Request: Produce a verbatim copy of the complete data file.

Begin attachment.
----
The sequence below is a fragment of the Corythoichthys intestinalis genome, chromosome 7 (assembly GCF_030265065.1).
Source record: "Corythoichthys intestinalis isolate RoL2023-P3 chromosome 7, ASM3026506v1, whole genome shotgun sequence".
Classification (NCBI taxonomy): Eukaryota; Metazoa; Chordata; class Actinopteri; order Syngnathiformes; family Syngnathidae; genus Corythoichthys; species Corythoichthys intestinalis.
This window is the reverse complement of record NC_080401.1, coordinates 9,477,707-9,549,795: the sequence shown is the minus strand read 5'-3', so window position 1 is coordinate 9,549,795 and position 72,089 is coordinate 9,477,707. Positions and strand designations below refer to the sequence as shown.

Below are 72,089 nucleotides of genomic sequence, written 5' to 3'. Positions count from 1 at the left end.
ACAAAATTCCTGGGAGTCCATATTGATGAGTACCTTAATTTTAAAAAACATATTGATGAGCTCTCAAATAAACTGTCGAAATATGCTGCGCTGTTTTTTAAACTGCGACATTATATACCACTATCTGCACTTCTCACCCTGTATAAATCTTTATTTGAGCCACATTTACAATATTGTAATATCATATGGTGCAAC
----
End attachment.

The sequence below is a fragment of the Corythoichthys intestinalis genome, chromosome 7 (assembly GCF_030265065.1).
Source record: "Corythoichthys intestinalis isolate RoL2023-P3 chromosome 7, ASM3026506v1, whole genome shotgun sequence".
Classification (NCBI taxonomy): Eukaryota; Metazoa; Chordata; class Actinopteri; order Syngnathiformes; family Syngnathidae; genus Corythoichthys; species Corythoichthys intestinalis.
This window is the reverse complement of record NC_080401.1, coordinates 9,477,707-9,549,795: the sequence shown is the minus strand read 5'-3', so window position 1 is coordinate 9,549,795 and position 72,089 is coordinate 9,477,707. Positions and strand designations below refer to the sequence as shown.

Below are 72,089 nucleotides of genomic sequence, written 5' to 3'. Positions count from 1 at the left end.
ACAAAATTCCTGGGAGTCCATATTGATGAGTACCTTAATTTTAAAAAACATATTGATGAGCTCTCAAATAAACTGTCGAAATATGCTGCGCTGTTTTTTAAACTGCGACATTATATACCACTATCTGCACTTCTCACCCTGTATAAATCTTTATTTGAGCCACATTTACAATATTGTAATATCATATGGTGCAAC